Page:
Bat Out of Hell

Jim Steinman
David Sonenberg, Michael Cohl, Randy Lennox and Tony Smith
Dominion Theatre

Andrew Polec Credit: Specular
Danielle Steers Credit: Specular

Jim Steinman’s unashamedly ridiculous rock epics were always destined for musical theatre. In fact, many of the songs in this exuberant but thinly plotted jukebox musical were originally intended for a Steinman show based on Peter Pan, an obsession for a man whose soul seems to be made of motorcycles and the desperate fumblings of eternal teenagers.

What happened in the interim was, of course, Meat Loaf, who himself appeared on stage in Hair and the Rocky Horror Picture Show early in his career. This show will attract many who come to pay tribute to the principal interpreter of Steinman’s work.

Meat Loaf’s renditions of songs like "Paradise By the Dashboard Light", a three-act number about a successful teenage seduction prefacing a lacklustre marriage, were always absurdly theatrical and laced with innuendo. So it’s not surprising that this show is heavy on the bombastic music and light on dialogue.

This Bat mirrors other rock musicals in its dystopian backdrop. A Trumpian overlord, Falco (Rob Fowler), attempts to quash an uprising of hyperactive ravers doomed to permanent adolescence following an apocalyptic gene-scrambling catastrophe. This manifests as Falco’s vigorous enforcement of a curfew for his daughter, Raven (Christina Bennington), who has fallen for the manic charms of Strat, played by a relentless Andrew Polec. Strat is a surrogate Steinman—all bikes, guitars and a perpetual jockish adolescence tinged with a code of honour straight out of James Dean era Hollywood.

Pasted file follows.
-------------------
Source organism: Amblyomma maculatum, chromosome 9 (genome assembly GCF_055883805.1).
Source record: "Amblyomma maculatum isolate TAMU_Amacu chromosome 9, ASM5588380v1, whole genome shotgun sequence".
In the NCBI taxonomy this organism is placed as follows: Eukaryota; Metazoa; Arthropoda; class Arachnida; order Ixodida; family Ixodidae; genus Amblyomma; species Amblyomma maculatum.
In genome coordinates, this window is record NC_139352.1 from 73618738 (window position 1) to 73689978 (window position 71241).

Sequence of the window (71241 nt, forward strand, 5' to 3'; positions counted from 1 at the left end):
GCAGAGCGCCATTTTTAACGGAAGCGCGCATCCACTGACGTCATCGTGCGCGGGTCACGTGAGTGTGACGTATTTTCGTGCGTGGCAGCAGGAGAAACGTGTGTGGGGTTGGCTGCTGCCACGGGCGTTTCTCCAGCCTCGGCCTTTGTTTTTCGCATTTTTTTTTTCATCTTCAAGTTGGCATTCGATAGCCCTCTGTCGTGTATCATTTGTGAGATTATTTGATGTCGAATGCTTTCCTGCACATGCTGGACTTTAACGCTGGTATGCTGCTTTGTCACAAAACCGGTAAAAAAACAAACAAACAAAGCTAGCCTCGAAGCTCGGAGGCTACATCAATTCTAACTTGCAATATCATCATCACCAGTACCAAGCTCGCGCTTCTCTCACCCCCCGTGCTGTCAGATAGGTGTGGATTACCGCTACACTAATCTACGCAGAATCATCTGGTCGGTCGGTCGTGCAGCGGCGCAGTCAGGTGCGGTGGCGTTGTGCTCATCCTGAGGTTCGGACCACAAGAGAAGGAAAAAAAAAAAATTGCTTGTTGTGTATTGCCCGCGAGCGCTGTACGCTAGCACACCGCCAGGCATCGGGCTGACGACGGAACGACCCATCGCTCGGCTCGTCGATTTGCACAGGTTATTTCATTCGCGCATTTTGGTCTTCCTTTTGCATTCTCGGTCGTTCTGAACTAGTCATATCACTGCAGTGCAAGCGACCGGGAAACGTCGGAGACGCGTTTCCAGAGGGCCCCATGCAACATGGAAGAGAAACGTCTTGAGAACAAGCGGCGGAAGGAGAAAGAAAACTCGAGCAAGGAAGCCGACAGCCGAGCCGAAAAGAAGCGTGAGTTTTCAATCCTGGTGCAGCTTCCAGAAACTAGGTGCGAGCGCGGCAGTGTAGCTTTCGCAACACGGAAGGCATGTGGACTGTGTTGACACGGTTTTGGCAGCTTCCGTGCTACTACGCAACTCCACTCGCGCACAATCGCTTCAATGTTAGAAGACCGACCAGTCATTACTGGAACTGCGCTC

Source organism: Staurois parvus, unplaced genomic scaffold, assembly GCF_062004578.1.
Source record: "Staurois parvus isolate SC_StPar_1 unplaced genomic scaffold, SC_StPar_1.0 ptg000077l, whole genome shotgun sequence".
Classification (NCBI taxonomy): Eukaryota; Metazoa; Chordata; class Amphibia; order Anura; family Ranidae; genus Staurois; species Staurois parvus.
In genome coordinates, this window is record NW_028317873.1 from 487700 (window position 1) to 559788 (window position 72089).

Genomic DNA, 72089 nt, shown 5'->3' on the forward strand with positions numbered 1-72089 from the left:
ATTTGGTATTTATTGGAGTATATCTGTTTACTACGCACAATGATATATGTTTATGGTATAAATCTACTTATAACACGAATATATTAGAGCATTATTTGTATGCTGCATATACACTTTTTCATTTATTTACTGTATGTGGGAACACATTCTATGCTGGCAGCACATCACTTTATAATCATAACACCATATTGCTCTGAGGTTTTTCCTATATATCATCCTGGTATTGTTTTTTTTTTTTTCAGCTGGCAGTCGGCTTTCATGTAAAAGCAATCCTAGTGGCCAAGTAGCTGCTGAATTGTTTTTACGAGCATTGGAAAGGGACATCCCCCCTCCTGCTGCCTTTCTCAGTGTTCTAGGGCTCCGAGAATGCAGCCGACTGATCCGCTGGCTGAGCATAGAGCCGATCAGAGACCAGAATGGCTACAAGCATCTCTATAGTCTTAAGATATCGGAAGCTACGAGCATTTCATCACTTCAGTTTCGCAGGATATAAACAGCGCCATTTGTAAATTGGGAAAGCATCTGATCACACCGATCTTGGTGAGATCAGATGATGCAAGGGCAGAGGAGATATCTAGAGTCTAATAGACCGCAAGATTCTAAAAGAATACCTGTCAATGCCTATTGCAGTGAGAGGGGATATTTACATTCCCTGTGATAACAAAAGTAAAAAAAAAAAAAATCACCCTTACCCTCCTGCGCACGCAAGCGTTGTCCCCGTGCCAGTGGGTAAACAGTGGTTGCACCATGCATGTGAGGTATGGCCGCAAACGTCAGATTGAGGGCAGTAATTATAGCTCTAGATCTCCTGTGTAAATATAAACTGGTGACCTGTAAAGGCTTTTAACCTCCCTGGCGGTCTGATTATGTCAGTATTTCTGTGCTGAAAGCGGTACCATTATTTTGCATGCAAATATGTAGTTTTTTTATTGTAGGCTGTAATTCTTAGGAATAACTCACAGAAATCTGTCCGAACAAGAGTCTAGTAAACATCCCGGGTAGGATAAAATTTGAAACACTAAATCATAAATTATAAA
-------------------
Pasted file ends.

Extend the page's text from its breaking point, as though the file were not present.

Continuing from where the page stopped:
Somewhat confusingly, Falco veers from overprotective dad, control freak, sexually unsatisfied husband to malevolent dictator, the latter represented by an incongruous scene of hanging bodies and caged youths which opens the second act. But then for no discernible reason he is redeemed in the final act and Steinman achieves union between Strat and Raven through sheer decibels.

Steinman knows it’s daft—he even crashes a car into the orchestra, prompting some “musicians” to storm offstage in mock anger. This is all enjoyable, as far as it goes, for those already steeped in the big Steinman hits, most of whom are present.

The production uses the epic scale of the Dominion to powerful effect, and Strat is winningly sung, as is Zahara—Danielle Steers combining richness in her alto range with power at the top. And Falco and his alcoholic wife Sloane (Sharon Sexton) have some of the best moments. But any engagement comes from the generally high quality of the singing, in spite of Steinman's creaking book which abandons all attempts at coherence early on and fails to transcend the jukebox format.

More a series of pop videos reminiscent of some of the choreography of David Bowie’s 1987 Glass Spider tour, this is hysterical fun for fans.

Reviewer: Tim Fox